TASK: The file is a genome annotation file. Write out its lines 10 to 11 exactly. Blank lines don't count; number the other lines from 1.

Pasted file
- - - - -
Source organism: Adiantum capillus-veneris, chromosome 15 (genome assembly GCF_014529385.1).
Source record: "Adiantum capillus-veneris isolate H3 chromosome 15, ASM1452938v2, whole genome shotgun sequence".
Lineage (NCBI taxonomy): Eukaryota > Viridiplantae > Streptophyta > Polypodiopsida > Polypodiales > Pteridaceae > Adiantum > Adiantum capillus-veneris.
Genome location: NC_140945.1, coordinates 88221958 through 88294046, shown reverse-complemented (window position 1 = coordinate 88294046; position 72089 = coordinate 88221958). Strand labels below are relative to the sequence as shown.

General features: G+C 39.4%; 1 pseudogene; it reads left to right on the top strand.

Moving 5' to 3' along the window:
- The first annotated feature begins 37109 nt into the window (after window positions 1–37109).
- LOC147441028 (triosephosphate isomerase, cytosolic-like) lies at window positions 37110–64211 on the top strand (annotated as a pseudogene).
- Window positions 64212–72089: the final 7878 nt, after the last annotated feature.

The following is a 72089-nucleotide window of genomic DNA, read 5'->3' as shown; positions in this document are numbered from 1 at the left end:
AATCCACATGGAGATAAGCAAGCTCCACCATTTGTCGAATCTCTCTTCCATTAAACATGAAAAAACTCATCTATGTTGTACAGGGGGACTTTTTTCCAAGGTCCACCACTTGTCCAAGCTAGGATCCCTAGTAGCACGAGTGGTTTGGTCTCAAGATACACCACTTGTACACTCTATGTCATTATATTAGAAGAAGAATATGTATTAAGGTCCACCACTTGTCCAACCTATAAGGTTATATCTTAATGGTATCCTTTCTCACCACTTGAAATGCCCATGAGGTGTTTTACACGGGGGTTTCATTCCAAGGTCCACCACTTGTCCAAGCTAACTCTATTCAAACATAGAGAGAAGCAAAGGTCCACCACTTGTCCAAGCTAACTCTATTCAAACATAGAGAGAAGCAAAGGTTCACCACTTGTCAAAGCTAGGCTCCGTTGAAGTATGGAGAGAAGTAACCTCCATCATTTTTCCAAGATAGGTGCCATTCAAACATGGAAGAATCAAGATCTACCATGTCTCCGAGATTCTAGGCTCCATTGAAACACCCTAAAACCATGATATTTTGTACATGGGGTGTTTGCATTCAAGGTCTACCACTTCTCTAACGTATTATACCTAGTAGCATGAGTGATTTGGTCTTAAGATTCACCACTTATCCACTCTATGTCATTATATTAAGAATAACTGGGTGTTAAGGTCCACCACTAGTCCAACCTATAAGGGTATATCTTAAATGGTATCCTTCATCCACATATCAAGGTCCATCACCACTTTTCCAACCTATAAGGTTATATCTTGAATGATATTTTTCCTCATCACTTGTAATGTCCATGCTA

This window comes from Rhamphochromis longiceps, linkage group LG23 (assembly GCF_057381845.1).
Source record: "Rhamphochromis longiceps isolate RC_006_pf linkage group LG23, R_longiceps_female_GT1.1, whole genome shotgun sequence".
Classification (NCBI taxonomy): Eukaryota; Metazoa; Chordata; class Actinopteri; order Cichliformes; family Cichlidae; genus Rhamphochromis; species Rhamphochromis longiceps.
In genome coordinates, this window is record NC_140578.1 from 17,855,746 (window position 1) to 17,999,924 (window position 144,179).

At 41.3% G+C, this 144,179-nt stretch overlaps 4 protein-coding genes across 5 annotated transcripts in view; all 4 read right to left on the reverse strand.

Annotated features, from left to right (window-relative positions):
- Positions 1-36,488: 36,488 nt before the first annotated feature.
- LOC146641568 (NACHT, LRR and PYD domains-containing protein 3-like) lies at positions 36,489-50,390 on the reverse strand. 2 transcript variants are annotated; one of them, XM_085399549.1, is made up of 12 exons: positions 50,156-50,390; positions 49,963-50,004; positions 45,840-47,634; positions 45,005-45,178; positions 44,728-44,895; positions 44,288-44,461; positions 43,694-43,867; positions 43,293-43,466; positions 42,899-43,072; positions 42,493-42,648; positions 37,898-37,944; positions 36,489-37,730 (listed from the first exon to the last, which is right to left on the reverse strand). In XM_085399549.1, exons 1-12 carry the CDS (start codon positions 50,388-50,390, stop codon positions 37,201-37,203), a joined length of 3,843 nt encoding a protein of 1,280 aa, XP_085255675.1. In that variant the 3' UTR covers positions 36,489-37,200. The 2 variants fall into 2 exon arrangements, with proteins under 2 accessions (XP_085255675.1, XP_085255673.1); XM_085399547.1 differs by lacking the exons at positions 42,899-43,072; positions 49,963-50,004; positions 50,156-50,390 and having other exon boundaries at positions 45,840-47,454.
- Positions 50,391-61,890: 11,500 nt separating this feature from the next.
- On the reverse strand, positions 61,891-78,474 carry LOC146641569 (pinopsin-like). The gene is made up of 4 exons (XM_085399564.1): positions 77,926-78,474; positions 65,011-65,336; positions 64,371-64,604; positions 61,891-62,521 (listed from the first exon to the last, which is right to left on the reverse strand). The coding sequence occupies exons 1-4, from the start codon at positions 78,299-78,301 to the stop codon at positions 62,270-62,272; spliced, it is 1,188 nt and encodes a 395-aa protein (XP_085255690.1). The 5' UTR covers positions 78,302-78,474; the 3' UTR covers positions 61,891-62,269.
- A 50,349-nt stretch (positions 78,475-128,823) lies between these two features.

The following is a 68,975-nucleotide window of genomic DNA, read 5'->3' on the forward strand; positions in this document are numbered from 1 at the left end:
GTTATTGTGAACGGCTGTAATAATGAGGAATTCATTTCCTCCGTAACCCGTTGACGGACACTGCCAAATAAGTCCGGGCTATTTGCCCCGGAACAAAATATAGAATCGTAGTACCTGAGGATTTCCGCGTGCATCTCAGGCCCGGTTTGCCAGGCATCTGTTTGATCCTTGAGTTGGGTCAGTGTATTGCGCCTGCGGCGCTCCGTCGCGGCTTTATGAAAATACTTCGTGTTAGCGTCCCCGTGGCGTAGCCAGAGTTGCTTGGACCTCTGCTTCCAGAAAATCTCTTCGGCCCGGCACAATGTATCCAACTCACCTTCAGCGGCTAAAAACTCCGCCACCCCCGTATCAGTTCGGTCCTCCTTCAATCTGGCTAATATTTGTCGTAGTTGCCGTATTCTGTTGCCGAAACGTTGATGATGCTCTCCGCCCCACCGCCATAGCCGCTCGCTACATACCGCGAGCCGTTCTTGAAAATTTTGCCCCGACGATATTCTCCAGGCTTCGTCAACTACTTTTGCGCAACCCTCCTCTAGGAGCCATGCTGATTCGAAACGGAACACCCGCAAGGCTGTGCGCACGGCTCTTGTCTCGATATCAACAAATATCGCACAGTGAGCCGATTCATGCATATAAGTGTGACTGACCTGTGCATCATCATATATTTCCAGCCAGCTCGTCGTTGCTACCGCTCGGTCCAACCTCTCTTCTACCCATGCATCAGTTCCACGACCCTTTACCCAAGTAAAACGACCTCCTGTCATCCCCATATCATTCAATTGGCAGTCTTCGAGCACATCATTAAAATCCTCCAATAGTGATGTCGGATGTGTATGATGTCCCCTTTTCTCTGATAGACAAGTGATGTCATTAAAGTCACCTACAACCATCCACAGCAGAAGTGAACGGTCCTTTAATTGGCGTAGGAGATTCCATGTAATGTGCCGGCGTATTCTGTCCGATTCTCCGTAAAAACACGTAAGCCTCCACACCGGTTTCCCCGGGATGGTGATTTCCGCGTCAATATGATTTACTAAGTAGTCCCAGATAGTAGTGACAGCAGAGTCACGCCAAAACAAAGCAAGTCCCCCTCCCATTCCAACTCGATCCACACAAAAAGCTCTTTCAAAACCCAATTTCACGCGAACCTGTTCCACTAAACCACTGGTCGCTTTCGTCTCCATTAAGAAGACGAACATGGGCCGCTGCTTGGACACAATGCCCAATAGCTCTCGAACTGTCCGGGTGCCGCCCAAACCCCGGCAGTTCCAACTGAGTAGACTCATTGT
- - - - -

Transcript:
The following is a 72089-nucleotide window of genomic DNA, read 5'->3' as shown; positions in this document are numbered from 1 at the left end:
AATCCACATGGAGATAAGCAAGCTCCACCATTTGTCGAATCTCTCTTCCATTAAACATGAAAAAACTCATCTATGTTGTACAGGGGGACTTTTTTCCAAGGTCCACCACTTGTCCAAGCTAGGATCCCTAGTAGCACGAGTGGTTTGGTCTCAAGATACACCACTTGTACACTCTATGTCATTATATTAGAAGAAGAATATGTATTAAGGTCCACCACTTGTCCAACCTATAAGGTTATATCTTAATGGTATCCTTTCTCACCACTTGAAATGCCCATGAGGTGTTTTACACGGGGGTTTCATTCCAAGGTCCACCACTTGTCCAAGCTAACTCTATTCAAACATAGAGAGAAGCAAAGGTCCACCACTTGTCCAAGCTAACTCTATTCAAACATAGAGAGAAGCAAAGGTTCACCACTTGTCAAAGCTAGGCTCCGTTGAAGTATGGAGAGAAGTAACCTCCATCATTTTTCCAAGATAGGTGCCATTCAAACATGGAAGAATCAAGATCTACCATGTCTCCGAGATTCTAGGCTCCATTGAAACACCCTAAAACCATGATATTTTGTACATGGGGTGTTTGCATTCAAGGTCTACCACTTCTCTAACGTATTATACCTAGTAGCATGAGTGATTTGGTCTTAAGATTCACCACTTATCCACTCTATGTCATTATATTAAGAATAACTGGGTGTTAAGGTCCACCACTAGTCCAACCTATAAGGGTATATCTTAAATGGTATCCTTCATCCACATATCAAGGTCCATCACCACTTTTCCAACCTATAAGGTTATATCTTGAATGATATTTTTCCTCATCACTTGTAATGTCCATGCTA